Article. Song Hooryeong
Visual Director. Jeon Yurim

SUGA became the first in BTS to go on a solo world tour with “SUGA | Agust D TOUR D-DAY” (We will refer to it as “D-DAY” from now on). Just as the title suggests, the tour showcases the Agust D Trilogy, consisting of Agust D (2016), D-2 (2020), and D-Day released in April this year. The concerts serve as a record of SUGA’s life over the past seven years or more. It is a page that transparently reveals his current self and also “a very honest performance” according to his words. With only the encore shows remaining, we have drawn up a “D-DAY” tour report including detailed behind-the-scenes and comments from SUGA about how he put his concert together.

1. Tour dates

SUGA kicked off his tour with a two-day concerts in New York on April 26 and 27. He successfully completed 11 shows in 5 cities across North America before returning to Asia to hold 12 more shows in Jakarta, Kanagawa, Bangkok, and Singapore. The tour concluded with two shows in Seoul June 24 and 25, successfully completing a total of 25 shows in 10 cities. Despite the tight schedule involving flying between multiple cities in a short span of time, SUGA added an additional show in both Bangkok and Singapore, managing to perform three shows per week in each of his tour stops in Asia. About the demanding schedule of touring ten different cities in a limited time, a representative with BIGHIT MUSIC’s Performance Directing Team 1, who directed the show’s performance and choreography, said that it reflected “almost 90% of [SUGA’S] will” to “continue on with the flow.” The tour holds significance as it marks SUGA’s return to arena-sized venues after a long period of performing in stadiums as a BTS member. Ha Jung Jae, Lead Professional at the HYBE 360 Concert Production 1 Studio, the group that directed the concert, said the main advantage of performing in an arena is being able to get closer to the audience, adding that, “indoor arenas with a ceiling allowed for a different type of performance (compared to previous BTS performances). “The arenas I’ve visited during the tour are places I’d been to at least once before, so it brings back a lot of memories.” says SUGA, adding, “I felt a strong sense of how well we’ve been doing for a long time”. The grand finale of this long journey will be the encore shows scheduled for August 4-6 at Seoul’s KSPO Dome.

2. The set list

“Through this performance, SUGA aims to eliminate all the different personas that exist in the world he created and be reborn. In that sense, “D-DAY” can be interpreted as the end of everything, or the beginning, like a birthday”. According to Ha Jung Jae, “D-DAY” is where “the end and the beginning coexist”. The second VCR “Kill Them All” scenes depict the intertwined relationships between SUGA, Agust D, and Min Yoongi, leading to their killing each other, symbolizing the end of the “Agust D Trilogy”. On the other hand, in the “Thanks to” letter section of the album D-DAY, SUGA writes, “The intense struggles I had in my head had no clear answers, and after a long time, I am reborn as the present me, on that D-DAY.” This is why Ha Jung Jae named the last VCR “Re Born” and strategically placed “D-Day” as the next song.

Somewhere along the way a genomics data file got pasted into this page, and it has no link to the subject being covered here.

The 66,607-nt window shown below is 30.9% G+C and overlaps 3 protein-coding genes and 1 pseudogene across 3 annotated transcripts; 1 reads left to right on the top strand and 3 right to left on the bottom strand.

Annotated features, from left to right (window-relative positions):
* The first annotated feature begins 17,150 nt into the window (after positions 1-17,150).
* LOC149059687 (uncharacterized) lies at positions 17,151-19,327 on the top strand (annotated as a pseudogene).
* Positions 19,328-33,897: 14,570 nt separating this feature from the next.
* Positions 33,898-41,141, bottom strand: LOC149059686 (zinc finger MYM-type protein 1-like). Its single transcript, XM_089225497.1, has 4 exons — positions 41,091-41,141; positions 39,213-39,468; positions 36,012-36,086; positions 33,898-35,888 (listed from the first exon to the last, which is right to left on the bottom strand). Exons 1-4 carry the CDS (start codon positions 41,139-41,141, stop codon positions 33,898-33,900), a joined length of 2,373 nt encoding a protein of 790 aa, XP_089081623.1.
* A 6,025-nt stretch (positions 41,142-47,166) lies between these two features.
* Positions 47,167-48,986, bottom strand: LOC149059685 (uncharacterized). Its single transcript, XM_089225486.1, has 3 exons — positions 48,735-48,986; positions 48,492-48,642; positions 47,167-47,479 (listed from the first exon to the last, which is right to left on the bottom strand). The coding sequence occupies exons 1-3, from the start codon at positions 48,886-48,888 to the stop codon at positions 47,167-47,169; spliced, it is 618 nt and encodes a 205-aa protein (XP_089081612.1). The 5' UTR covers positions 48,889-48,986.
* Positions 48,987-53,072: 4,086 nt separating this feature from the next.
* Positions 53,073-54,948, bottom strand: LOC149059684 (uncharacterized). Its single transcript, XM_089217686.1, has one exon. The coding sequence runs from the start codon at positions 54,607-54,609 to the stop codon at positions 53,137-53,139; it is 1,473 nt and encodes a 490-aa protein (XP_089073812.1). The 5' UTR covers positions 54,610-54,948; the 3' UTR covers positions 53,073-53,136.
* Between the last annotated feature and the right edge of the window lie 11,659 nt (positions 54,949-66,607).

“I wanted to make a two-hour show that flowed organically from start to finish like a single, cohesive entity,” says SUGA. Ha Jung Jae says he put in efforts to select only the “absolutely necessary songs” and arrange them densely together in the setlist. BIGHIT MUSIC’s A&R 1 Team Leader Shin Daye, who planned the arrangement direction of the setlist, explains “although it was his first solo concert, he had enough repertoire to perform because he had already released three albums,” adding that the arrangement was directed to “make all songs flow organically” following the dramatic development. Ha Jung Jae said that the setlist composition from “Haegeum” to “The Last” represents a process of reaching from D-100(%) to D-0(DAY), explaining that “if the opening act is at 100%, as in it is perfectly produced, things get closer to “zero (O)” towards the end of the show.” According to the Performance Directing Team 1 representative, this is why spectacular and eye-catching performances like “Daechwita” are placed at the beginning of the show, “to keep the tension as high as possible without giving the audience a break.” As the performance heats up with the second VCR “Kill Them All” and “after the stage created for the show and the many personas that SUGA had created in the past all burn down,” the flow transitions into the one that showcases his voice and determination. After performing “AMYGDALA”, the last song before the encore, SUGA collapses on stage and is carried away by his dancers. According to Ha Jung Jae, this signifies being reborn after erasing everything and dying, with the last VCR “Re Born” as the turning point. This is also the reason why the following encore performance, consisting of “D-Day”, “INTRO : Never Mind”, and “The Last”, primarily feature songs where the reborn SUGA “can share his personal stories of what’s on his mind with just a microphone”.